The Equus’ cabin was reworked for last year, gaining a few distinctive touches. The finishes have been removed of their last vaguely dated cues, and the grades of wood and leather have never been finer. We slowly became accustomed to the rotating-wheel controls on the new steering wheel, too. As before, there’s some delicately applied subtext–like the winged metallic trim that surrounds the dash vents, and the big LCD screen that glows with higher-resolution graphics.
The Equus handles straight-line speed with quiet grace, but it’s not quite up to par in terms of transient dynamics or suspension balance, at least when compared to the German competition it’s ultimately aiming for.
Strong, refined acceleration is the hallmark of the Equus. The 5.0-liter V-8 surges forward with 429 horsepower on tap, and it’s coupled to an eight-speed automatic transmission that shifts invisibly, making the most of its available power. The rear end of the car can shift invisibly too if you mash the gas too hard, causing the engine’s 367 lb-ft of torque to overwhelm the all-season tires. If you maintain traction, acceleration to 60 mph takes about six seconds, in the ballpark of the base Lexus LS–the car the Equus compares with most directly–and not far off the mark set by cars like the base twin-turbocharged Mercedes S 550. The drivetrain hustles this big sedan up to highway speeds quickly, accompanied by a brawny V-8 burble and ripple, something you might not expect from a car with such a heavy luxury bent.
Despite a recent round of retuning for its adaptive air suspension, the Equus still doesn’t come very close to matching the best of the group in handling. It’s most like the Lexus here again, with even softer settings in its “comfort” mode; it rides with pillowy compliance, and not quite enough control. The air suspension feels more confident in its sport setting, though it’s still not going to be confused with something as athletic as a Jaguar XJ. It feels secure on high-speed sweepers and stable on the interstate, but in tighter corners, the Equus answers with lots of body lean and nose dive.
Overall, the sense of driving refinement is excellent. Even with the 20-inch wheels and tires there’s no harshness, and road and wind noise are kept away from the cabin.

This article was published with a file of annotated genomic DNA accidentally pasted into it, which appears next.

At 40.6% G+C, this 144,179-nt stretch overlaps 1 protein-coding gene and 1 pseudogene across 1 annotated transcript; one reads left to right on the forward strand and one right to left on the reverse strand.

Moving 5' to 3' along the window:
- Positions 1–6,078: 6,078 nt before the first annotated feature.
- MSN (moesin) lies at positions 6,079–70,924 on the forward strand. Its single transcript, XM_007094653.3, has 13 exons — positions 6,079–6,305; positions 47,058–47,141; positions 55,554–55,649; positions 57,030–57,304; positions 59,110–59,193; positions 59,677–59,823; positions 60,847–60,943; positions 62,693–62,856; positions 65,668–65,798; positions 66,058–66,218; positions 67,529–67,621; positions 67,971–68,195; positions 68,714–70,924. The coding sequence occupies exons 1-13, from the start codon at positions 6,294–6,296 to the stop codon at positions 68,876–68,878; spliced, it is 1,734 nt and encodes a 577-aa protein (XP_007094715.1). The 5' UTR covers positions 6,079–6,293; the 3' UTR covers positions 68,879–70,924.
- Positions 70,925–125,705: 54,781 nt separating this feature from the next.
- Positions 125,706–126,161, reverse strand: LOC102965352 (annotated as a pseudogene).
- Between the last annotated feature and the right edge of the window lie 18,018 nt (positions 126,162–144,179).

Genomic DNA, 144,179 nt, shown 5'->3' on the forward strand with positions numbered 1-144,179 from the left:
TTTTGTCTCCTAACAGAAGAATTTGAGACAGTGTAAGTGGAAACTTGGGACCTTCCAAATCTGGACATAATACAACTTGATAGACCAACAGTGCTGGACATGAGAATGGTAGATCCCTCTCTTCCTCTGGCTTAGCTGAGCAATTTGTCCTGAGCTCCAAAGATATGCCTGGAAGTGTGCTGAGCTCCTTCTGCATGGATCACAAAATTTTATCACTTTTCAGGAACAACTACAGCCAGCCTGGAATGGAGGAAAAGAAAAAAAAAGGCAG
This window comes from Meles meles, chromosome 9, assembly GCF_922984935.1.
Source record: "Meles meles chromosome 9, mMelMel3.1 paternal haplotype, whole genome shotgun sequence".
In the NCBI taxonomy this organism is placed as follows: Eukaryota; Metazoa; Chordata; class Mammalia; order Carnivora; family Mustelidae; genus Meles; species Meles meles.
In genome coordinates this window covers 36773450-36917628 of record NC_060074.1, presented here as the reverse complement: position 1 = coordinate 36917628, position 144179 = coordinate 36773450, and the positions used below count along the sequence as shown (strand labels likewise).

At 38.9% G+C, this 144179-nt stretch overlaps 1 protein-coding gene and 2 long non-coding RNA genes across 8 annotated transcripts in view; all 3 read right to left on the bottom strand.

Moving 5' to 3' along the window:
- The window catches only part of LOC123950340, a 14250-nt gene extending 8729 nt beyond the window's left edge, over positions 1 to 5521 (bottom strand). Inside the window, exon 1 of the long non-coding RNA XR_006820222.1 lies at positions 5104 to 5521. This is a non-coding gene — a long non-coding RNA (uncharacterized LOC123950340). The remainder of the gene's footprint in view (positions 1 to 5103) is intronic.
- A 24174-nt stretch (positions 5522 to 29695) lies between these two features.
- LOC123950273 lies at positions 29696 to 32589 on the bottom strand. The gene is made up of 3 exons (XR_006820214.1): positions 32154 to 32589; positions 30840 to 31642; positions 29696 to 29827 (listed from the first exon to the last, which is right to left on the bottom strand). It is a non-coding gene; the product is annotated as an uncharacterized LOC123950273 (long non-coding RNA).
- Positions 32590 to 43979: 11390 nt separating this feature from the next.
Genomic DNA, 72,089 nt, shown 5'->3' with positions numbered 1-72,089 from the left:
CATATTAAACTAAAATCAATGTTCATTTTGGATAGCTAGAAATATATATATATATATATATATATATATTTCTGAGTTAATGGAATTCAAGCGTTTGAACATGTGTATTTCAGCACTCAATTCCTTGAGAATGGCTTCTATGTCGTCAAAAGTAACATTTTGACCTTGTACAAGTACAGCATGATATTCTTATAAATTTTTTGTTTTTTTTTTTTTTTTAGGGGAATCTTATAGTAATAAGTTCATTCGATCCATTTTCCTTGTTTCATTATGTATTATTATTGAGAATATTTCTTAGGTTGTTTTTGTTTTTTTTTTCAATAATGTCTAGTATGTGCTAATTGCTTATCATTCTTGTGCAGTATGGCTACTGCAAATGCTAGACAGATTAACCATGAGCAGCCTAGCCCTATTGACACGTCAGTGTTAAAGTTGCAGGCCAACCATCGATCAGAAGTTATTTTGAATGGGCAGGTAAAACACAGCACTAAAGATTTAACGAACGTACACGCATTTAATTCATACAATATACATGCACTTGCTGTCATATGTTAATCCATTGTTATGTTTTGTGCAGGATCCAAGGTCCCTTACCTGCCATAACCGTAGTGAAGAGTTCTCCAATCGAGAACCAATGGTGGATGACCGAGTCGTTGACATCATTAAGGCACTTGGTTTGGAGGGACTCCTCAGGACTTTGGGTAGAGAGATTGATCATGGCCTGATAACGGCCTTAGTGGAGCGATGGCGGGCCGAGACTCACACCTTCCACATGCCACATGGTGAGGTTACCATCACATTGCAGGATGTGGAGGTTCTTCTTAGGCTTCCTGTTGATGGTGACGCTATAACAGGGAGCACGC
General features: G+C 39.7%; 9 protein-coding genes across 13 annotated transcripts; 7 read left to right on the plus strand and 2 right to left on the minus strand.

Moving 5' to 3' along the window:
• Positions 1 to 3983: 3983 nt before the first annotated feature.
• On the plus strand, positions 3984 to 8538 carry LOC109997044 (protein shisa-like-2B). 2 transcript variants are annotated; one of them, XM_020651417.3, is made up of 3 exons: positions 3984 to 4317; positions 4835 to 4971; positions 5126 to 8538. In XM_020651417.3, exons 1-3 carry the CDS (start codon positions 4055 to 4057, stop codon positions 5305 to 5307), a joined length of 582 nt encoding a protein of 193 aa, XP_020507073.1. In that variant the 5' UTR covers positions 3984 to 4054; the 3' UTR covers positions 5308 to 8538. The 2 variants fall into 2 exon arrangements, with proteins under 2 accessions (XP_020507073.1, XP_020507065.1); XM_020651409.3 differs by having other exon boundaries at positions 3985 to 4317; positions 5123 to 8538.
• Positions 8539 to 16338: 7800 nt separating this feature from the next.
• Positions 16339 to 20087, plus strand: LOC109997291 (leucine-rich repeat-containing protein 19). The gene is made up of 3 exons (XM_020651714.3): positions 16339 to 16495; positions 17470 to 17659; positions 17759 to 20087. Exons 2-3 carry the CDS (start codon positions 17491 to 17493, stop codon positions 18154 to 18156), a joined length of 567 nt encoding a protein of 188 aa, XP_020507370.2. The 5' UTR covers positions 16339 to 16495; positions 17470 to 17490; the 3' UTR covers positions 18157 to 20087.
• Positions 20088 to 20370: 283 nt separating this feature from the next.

Unlike most cars in this segment (and others) the Equus retains hydraulic steering. Its electrohydraulic setup is better attuned to more sporty driving, pairing the linear, consistent feel that hydraulics allow with weighty on-center feel, providing a feeling of precision and making it easy to place in tight places.
Comfort and Quality
Although the Equus remains Hyundai’s flagship, the recently redone Genesis is surpassing it in many ways now. Still, the Equus has the space of a Lexus LS along with many of the amenities buyers of big luxury sedans expect.
The Equus’ front seats aren’t heavily bolstered or overly firm. They’re ventilated and heated, and incorporate a massaging function to keep drivers feeling fresher over long distances. It’s mildly effective, but we’d ask for more under-leg support too–the Equus’ seats don’t have the extending bottom cushions that we like so much on Mercedes and BMW flagships.
Controls for most interior functions are centralized in the Driver Information System, which uses a knob controller like the ones associated with BMW’s iDrive, Mercedes’s COMAND, and Audi’s MMI, and it’s as fiddly as those control systems were early on. It disallows any touchscreen engagement, and takes some time to get used to its operation over the infotainment and climate systems. There’s a redundant screen in the gauges that can show something different from what’s on the main central display, which helps minimize the confusion at times.
The rear seat is perhaps the focus of the Equus, especially when compared to the smaller Genesis. Both Equus Signature and Ultimate models come standard with a three-person bench rear seat and a console that folds down from the middle position. With rake adjustment (as well as ventilation and lumbar control on Ultimate models) the outboard seats are a step above the seats in most other competitively priced vehicles, but lack the complete first-class reclining chairs (with tray tables!) of the new S-Class, for example. There’s lots of legroom and headroom by conventional standards, and the Equus is wide enough to fit three across.Expectations are met up close as well; walnut or birch trim accents the instrument panel, and the cabin is trimmed out with fine leather. The headliner is sueded, just like the roof in a top-line Jaguar, and the center console is framed in wood, with matte-metallic accents. It’s all coordinated quite well, and continues the understated look of the rest of the vehicle.